The Blemmya sat heavily on the old wooden chair on the other side of his desk and sighed wearily. He was a heavy sort of a thing, and for a second Crowell worried that the chair wouldn’t hold him up. It would look bad, the chair breaking underneath a client and dropping him on the floor, sure enough, but more than that he couldn’t afford to replace it if it broke. He’d have to go scrounging again – maybe go dumpster diving. The college was winding up for the year and there were always one or two pieces of furniture getting thrown away by students who couldn’t be bothered to resell them.
“Mr. Crowell?” said the Blemmya. He had a deep, deep voice, the sort of voice a building would have. Crowell had to lean far forward over the edge of his desk to make eye contact with the man – Blemmyae don’t have heads, just vague faces spread across their torsos.
“Mmm?” he said, vaguely. “Oh. Yes. What was it you wanted, again?”
“It’s my wife, sir. She’s gone missing, and I’m afraid something’s happened to her.” Maybe the chair wasn’t going to break after all. Still, it wouldn’t hurt to see if he could find something a little sturdier. You never knew – he might have more Blemmyae, if he made a good impression on this one. They tended to be clannish. Where one went, all of them went.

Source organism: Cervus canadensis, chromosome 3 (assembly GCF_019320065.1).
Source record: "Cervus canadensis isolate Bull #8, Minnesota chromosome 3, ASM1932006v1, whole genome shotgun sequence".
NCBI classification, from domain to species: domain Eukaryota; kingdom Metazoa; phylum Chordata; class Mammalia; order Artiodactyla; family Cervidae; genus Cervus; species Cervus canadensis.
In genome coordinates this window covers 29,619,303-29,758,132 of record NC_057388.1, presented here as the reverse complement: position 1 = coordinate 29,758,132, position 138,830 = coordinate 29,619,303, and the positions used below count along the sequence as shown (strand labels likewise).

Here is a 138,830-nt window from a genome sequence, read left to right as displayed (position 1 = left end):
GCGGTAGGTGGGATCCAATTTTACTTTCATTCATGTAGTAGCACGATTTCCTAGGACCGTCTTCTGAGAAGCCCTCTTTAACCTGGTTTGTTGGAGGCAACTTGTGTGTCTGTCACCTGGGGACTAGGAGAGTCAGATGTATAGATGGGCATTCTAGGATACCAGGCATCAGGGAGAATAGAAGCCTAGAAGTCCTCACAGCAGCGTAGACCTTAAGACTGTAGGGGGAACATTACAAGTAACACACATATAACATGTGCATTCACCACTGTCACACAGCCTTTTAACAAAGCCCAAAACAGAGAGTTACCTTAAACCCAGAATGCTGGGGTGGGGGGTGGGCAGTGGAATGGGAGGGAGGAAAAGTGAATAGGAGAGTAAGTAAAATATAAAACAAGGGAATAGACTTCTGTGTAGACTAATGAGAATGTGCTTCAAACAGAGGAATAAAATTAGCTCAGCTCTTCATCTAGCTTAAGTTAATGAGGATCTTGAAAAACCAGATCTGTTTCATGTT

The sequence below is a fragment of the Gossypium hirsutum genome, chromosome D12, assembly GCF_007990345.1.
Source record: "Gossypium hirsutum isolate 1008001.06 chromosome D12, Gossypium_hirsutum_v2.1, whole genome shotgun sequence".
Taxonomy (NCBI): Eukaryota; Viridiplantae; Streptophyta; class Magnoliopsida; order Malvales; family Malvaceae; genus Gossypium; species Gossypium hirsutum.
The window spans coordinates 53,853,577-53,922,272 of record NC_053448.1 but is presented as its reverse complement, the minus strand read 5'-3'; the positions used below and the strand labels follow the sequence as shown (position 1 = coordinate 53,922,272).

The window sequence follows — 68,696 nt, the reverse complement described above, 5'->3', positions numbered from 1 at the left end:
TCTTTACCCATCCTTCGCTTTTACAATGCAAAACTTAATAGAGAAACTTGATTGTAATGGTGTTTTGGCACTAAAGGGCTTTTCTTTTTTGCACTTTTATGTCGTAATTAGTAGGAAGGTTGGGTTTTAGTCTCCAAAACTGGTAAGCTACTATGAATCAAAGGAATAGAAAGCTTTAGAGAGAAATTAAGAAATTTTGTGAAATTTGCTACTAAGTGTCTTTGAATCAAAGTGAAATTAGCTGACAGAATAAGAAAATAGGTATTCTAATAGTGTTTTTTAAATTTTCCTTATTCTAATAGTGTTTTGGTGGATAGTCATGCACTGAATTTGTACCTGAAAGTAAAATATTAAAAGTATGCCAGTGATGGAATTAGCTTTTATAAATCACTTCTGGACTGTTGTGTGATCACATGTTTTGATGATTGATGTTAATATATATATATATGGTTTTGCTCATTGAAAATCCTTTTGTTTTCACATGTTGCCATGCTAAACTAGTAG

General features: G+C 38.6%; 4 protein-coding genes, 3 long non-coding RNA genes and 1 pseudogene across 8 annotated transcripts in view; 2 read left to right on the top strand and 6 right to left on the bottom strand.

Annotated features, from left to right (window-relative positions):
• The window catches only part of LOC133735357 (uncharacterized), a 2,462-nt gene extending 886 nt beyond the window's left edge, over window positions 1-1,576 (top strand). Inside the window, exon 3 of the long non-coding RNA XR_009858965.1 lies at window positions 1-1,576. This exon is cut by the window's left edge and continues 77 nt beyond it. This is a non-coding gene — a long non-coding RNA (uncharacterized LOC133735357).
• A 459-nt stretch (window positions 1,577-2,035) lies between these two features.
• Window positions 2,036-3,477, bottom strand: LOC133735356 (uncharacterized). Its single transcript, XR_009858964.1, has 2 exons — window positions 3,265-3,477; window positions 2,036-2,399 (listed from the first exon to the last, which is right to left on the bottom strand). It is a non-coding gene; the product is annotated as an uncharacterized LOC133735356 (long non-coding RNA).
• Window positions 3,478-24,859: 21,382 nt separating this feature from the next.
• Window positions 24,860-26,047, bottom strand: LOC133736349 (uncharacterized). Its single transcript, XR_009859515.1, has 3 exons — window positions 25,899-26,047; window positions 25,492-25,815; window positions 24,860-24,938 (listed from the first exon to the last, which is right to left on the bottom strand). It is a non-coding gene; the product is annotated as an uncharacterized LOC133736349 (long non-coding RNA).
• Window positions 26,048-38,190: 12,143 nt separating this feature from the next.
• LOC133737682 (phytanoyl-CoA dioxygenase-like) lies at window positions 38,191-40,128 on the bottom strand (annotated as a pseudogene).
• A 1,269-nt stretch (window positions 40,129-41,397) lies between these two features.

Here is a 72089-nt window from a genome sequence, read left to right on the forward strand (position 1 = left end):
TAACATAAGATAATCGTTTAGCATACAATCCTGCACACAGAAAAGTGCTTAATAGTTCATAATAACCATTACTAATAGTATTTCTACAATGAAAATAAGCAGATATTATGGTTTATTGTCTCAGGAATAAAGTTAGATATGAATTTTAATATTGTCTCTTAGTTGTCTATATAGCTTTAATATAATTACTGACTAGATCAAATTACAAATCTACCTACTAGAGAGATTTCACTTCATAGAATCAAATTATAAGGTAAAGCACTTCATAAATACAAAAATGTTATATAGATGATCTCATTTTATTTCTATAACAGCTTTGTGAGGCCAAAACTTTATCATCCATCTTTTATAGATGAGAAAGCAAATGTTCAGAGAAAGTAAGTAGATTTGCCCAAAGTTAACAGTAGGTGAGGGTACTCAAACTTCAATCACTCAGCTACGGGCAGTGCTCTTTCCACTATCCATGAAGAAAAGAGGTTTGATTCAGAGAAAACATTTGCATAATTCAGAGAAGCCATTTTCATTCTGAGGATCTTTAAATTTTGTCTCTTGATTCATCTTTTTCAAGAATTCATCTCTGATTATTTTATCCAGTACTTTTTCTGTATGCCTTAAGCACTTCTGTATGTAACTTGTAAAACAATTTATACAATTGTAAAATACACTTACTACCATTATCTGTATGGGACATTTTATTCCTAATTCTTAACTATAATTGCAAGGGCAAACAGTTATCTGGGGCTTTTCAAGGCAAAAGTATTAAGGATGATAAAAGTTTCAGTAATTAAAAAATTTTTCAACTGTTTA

“How long’s she been missing?”
“A couple of weeks, I guess. Twelve, thirteen days. I’m not really sure.”
Crowell raised his thin eyebrows. “You don’t know?”
“Well, no, that’s the thing. She was off visiting her ma, up the Sound, and she never made it. She got on the train all right, I saw her off, and I know she got off at the other end – I called the train station, sir, when she didn’t come back when she was supposed to – but nobody’s seen her since then. She never even checked in at the motel.”
“She wasn’t staying at her mother’s?”
The Blemmya shifted. The chair creaked ominously under his wide thighs. “Her ma’s been dead for two years, Mr. Crowell. This was more what you’d call a memorial visit, flowers on the grave, that sort of thing. So maybe she saw her ma, maybe she didn’t, but either way it’s not much help.”
Crowell leaned back in his chair and steepled his fingers. He pushed his face around until it looked canny and reflective and made encouraging noises at his client. He was still thinking about where he could dig up some more furniture for his office, letting his mouth run on auto-pilot, trusting to the hidden microphones to remember the answers for him. Missing wives were a dime a dozen – he had a fairly good idea were to go to track down this one – but good office chairs were harder to come by.